The new definition of the relevant geographical market considered by the Romanian Competition Council might have a significant impact on the future acquisitions / consolidations on the Romanian pharma retail market.
By Silviu Vasile (Senior Associate, Filip & Company)
At the end of 2020, the Romanian Competition Council published its perspective on the amendment of the current definition of the relevant market for the retail of pharmaceutical (prescription-based and OTC medicines) and parapharmaceutical (food supplements, medical devices, child-care products, etc.) products in specialised stores (pharmacies).
This action intended by the authority is welcome, given that the previous definition of the relevant geographical market, namely the 3km radius absorption area around the target pharmacy (an area that could be reached by foot, by bus, by considering several routes, etc.) may not accurately reflect the competition environment on the retail market. The updating of this definition is all the more important given the number of acquisitions and important consolidations that took place over the last few years in the Romanian pharma retail segment.
The new definition of the relevant geographical market is proposed by the competition authority based on a market survey (according to the document published by the authority) and considers a delimited area with a radius of no more than 1 km of walking distance around the pharmacy. The restrictive framework of the new definition may offer increased predictability in achieving the necessary market assessment (eliminating, among others, the difficulties that were generated by having to consider the traveling means towards the pharmacy – by foot, by car, etc.) and also, it seems to suit the consumer preferences and the on-field reality, particularly in the urban area where the density of pharmacies is higher. In 2019 there were over 6,000 pharmacies in the urban area and almost 4,000 in the rural area, considering also that the urban population segment is bigger than the rural one.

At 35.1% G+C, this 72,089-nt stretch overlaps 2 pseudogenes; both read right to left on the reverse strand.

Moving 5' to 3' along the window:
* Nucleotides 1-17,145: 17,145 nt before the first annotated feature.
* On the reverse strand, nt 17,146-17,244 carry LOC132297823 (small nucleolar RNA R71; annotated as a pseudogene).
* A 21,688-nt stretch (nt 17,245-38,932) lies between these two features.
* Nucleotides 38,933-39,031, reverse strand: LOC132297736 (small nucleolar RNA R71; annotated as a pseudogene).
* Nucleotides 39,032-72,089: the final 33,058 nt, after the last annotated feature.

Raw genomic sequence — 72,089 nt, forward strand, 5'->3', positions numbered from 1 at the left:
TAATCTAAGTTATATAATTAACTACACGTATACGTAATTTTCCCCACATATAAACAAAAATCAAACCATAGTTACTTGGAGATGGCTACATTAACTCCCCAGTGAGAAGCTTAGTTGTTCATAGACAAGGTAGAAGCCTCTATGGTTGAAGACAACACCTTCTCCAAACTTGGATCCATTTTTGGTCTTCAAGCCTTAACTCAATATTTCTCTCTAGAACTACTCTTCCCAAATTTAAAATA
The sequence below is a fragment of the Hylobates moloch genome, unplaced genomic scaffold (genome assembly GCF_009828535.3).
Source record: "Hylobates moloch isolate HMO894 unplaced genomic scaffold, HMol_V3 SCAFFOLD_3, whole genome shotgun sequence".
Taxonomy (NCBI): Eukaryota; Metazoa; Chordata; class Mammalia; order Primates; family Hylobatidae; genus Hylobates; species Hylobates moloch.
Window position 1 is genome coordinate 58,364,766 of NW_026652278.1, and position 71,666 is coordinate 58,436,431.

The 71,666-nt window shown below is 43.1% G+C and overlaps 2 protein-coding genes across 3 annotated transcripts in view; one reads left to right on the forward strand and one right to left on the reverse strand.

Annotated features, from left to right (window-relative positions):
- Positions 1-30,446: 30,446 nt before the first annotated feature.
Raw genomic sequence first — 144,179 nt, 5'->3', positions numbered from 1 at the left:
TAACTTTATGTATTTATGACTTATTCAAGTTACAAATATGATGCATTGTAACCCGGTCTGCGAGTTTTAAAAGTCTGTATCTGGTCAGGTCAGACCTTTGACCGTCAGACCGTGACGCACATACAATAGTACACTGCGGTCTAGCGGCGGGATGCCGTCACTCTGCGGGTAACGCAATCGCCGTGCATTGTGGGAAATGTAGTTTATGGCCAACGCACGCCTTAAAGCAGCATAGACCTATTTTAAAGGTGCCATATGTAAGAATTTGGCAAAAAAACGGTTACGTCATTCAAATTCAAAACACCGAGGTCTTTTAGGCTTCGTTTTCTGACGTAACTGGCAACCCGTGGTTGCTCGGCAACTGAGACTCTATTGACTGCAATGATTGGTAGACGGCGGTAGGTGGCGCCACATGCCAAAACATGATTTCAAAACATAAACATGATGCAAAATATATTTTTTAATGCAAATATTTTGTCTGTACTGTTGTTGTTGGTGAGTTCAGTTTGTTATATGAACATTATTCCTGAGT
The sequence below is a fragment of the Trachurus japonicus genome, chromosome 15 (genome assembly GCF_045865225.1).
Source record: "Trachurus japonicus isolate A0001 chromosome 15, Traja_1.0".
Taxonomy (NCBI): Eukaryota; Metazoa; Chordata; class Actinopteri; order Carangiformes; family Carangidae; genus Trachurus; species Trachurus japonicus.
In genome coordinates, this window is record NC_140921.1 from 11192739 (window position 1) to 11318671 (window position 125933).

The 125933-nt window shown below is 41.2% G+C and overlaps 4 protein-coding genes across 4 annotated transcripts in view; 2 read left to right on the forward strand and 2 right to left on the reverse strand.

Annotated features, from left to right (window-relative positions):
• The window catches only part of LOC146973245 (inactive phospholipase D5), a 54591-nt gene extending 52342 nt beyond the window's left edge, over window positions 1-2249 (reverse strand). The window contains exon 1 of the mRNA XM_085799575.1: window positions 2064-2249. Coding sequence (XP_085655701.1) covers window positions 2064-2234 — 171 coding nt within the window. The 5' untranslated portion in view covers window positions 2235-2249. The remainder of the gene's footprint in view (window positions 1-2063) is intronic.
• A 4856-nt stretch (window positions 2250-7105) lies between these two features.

Another interesting point made by the Romanian Competition Council’s survey is the online trade vs traditional trade aspect. Thus, according to the survey, it seems that the online trade segment will not be included in the definition of the relevant geographical market given the consumers reluctance in buying OTC medicines and food supplements using this channel. However, the year 2020 seems to contradict this by demonstrating a significant increase in the online transactions and in the consumers’ desire to have remote access to products. Thus, the evolution of the online trade of OTCs and food supplements as well as its impact should be further looked at, given that the legislation regulating the online trade of such products has been in place for quite a while now.
It is possible that other retailers might appear along the pharmacy chains already on the market and active on the online segment and this could trigger an increase of the online trade of OTCs and parapharmaceutical products and a higher share of the online channel, similar to the transition that began a couple of years ago (and continues to happen) in the food and non-food retail market.
Under these circumstances, it is important that the online segment be evaluated correctly in each market survey, to avoid situations when the new definition proposed leads to erroneous conclusions (for example by establishing an artificial market share that does not consider the online segment).
Given the new and restricted definition of the relevant geographical market as well as its particularities, including in terms of how it relates to the online segment, any acquisition/consolidation in the Romanian pharma retail market will require a significant prior assessment, as to make sure that the framework of such a transaction is determined correctly and the clearance proceedings before the competition authority run smoothly.
 According to the information provided by the National Institute of Statistics: https://insse.ro/cms/sites/default/files/field/publicatii/activitatea_unitatilor_sanitare_anul_2019.pdf
 According to the National Report on the Population’s State of Health (2017), in 2016 the urban population represented 53.9% (or 56.3% by reference to domicile) of the total population, while the rural population represented 46.3% (or 43,7% by reference to domicile) – http://insp.gov.ro/sites/cnepss/wp-content/uploads/2018/11/SSPR-2017.pdf.